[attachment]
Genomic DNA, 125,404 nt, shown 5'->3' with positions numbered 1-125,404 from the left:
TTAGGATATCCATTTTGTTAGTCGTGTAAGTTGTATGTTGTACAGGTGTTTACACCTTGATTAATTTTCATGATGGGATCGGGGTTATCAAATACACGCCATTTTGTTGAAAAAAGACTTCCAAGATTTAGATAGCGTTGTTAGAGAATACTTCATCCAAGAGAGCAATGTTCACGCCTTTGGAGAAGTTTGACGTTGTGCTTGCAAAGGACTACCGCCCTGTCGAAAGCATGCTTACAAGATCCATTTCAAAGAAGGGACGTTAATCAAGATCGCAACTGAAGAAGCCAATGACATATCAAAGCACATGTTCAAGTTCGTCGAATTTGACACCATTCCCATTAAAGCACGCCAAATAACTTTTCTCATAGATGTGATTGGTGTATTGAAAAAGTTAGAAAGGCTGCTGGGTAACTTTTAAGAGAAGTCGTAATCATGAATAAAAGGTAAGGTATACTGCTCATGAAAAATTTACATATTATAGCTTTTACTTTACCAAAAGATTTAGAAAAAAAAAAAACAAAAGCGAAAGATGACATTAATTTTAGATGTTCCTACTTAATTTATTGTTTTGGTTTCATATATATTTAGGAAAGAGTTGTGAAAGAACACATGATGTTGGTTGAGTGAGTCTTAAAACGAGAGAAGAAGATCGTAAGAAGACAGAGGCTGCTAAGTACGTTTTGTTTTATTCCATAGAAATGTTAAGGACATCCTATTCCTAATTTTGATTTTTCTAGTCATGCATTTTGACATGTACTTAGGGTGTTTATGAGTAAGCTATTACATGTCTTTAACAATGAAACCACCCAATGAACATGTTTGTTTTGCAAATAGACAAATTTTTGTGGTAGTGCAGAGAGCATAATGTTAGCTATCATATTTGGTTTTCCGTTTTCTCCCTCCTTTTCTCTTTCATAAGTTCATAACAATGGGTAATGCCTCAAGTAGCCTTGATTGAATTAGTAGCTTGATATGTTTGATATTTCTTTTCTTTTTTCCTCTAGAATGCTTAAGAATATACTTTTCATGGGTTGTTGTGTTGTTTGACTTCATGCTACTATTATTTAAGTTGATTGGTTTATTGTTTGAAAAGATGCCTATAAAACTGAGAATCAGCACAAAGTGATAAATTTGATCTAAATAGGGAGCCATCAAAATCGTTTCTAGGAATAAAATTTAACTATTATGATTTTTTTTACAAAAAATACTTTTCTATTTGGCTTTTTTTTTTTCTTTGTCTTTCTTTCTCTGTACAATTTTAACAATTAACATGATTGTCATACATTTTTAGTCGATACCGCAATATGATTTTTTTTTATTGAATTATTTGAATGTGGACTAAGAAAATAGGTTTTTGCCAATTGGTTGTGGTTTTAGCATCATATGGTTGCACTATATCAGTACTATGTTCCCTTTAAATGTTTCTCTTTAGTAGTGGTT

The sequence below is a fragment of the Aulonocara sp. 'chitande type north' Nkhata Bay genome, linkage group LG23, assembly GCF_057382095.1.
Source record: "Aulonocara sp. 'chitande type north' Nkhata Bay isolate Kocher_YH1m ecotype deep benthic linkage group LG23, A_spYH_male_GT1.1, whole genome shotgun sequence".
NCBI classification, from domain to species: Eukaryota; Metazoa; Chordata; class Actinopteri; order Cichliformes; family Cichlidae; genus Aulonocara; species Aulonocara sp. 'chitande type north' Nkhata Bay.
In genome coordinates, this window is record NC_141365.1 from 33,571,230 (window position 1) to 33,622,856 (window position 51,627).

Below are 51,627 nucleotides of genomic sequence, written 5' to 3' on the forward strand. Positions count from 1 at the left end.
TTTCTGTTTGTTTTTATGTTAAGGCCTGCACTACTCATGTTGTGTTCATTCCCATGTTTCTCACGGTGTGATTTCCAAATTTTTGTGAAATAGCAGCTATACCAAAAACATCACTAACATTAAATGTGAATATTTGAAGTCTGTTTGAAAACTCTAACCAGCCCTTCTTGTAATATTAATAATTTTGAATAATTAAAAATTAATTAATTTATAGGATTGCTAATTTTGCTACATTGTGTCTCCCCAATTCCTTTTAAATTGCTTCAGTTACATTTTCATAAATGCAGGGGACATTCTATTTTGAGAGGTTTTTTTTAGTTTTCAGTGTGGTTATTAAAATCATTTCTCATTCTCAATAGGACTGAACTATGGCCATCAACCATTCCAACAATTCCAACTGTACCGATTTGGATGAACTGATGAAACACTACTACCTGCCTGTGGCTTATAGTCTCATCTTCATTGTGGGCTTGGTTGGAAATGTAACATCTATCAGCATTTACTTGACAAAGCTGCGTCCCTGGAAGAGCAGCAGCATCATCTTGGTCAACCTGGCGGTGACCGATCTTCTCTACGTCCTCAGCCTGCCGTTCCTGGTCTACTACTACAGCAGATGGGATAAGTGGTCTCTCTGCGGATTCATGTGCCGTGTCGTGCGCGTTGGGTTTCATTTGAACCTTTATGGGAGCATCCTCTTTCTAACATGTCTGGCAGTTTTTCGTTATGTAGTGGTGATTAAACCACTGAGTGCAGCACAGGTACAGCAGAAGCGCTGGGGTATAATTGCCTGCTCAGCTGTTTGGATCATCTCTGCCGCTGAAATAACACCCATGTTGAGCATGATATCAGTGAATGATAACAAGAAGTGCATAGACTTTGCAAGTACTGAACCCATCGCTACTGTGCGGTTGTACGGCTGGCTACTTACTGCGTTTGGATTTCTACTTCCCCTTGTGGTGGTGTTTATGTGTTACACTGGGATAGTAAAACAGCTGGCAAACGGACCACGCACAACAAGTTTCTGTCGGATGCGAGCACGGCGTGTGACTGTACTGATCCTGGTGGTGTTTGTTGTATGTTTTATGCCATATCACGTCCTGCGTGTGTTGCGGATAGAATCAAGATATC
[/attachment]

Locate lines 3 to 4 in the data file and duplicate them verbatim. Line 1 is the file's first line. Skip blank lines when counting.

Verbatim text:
The sequence below is a fragment of the Aulonocara sp. 'chitande type north' Nkhata Bay genome, linkage group LG23, assembly GCF_057382095.1.
Source record: "Aulonocara sp. 'chitande type north' Nkhata Bay isolate Kocher_YH1m ecotype deep benthic linkage group LG23, A_spYH_male_GT1.1, whole genome shotgun sequence".